My MRC Career Development Award is focused on the investigation of the role of disulfide bond formation in Gram-negative bacterial pathogens. Disulfide bonds are ubiquitous covalent linkages which are abundant near the outer surfaces of the cell and are responsible for the folding and stability of numerous proteins. Despite their simplicity, they are formed by dedicated protein systems in all organisms. In Gram-negative bacteria this role is carried out by the Disulfide bond (DSB) formation system which comprises five proteins located in the periplasm or the inner membrane of the bacterial cell and is responsible for the quality control of disulfide bridges in hundreds of protein substrates.
Most factors that allow bacteria to be efficient pathogens are also dependent on the function of this system. Even more importantly, the DSB systems found in pathogens seem to have diversified compared to the systems found in non-pathogenic bacteria. Numerous bacterial pathogens encode multiple copies of the key DSB protein players. This implies an adaptation of the system to efficiently handle substrates related to pathogenesis and this aspect of the DSB system remains hugely understudied. In my lab we are using a bioinformatics approach to identify the DSB systems in all Gram-negative bacteria and detect underlying common traits between the systems of pathogens in order to understand the evolution of this pathway into a virulence aid. We also complement the bioinformatics side of the project with experimental work on variant DSB systems found in Neisseria meningitides, Pseudomonas aeruginosa, and Klebsiella pneumoniae. We are interested in identifying the substrates of each additional atypical analogue of the DSB proteins because this is likely to reveal their role in the pathogenesis of these organisms.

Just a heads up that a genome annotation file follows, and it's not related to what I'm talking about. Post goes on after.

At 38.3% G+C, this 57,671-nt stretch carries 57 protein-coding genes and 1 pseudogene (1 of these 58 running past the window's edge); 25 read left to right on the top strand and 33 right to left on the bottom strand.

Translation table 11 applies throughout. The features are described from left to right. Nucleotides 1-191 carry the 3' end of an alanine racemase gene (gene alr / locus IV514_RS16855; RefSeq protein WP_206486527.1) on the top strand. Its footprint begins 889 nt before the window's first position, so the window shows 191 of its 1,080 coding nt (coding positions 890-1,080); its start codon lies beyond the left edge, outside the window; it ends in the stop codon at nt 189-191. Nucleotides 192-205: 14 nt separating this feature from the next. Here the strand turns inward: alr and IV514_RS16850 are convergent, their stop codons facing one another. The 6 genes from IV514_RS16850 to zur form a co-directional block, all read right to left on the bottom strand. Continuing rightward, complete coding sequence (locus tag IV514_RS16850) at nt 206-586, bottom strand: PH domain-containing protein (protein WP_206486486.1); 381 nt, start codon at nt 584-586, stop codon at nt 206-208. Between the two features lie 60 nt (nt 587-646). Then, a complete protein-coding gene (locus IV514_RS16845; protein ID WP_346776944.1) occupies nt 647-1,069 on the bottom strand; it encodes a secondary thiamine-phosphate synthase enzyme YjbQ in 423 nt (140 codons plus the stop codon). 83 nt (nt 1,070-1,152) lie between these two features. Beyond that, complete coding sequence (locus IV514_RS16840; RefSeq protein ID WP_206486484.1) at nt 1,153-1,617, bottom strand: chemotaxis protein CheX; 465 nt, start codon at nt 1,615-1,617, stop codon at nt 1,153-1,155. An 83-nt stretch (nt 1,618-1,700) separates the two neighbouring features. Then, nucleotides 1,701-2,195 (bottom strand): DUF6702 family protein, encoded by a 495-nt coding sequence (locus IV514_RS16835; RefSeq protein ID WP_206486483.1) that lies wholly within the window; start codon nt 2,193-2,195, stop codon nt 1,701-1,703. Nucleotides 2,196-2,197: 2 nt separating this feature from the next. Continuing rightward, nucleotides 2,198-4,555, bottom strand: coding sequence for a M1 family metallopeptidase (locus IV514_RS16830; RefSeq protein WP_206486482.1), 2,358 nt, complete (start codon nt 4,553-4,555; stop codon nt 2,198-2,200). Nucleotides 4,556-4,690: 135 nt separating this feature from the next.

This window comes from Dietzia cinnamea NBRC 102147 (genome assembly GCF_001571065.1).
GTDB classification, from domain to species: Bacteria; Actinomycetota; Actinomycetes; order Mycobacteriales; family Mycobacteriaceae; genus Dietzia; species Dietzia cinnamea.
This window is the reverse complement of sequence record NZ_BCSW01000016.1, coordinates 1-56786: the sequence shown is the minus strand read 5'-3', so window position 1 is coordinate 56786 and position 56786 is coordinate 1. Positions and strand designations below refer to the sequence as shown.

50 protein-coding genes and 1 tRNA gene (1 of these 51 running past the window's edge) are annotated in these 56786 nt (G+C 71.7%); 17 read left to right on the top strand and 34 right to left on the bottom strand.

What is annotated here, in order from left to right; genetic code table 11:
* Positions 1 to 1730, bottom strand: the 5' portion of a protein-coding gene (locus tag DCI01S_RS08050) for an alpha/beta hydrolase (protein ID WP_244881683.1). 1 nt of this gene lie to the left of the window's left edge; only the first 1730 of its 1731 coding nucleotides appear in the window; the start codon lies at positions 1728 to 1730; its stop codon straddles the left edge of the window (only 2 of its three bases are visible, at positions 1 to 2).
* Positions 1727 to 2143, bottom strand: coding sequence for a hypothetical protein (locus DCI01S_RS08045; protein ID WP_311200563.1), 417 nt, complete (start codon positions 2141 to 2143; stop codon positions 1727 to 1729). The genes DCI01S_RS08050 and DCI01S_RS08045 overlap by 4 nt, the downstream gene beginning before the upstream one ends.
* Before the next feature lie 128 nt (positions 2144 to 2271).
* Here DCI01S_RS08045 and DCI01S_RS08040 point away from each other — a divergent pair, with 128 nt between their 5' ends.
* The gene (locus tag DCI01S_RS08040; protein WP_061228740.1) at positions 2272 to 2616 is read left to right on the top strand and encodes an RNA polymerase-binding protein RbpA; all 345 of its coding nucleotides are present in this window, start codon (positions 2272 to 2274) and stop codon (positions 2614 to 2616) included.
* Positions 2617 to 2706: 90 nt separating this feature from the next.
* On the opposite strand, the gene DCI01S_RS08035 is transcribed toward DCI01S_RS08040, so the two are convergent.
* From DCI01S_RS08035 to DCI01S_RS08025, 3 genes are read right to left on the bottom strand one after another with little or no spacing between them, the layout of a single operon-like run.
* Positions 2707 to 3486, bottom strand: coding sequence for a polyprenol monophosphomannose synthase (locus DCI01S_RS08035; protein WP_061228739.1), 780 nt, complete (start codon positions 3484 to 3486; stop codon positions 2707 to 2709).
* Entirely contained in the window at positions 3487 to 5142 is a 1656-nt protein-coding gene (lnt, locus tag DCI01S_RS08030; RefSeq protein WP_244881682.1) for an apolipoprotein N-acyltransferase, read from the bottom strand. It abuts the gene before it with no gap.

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et al., 2016, The uronic acid content of coccolith-associated polysaccharides provides insight into coccolithogenesis and past climate, Nature Communications, Vol:7, ISSN:2041-1723
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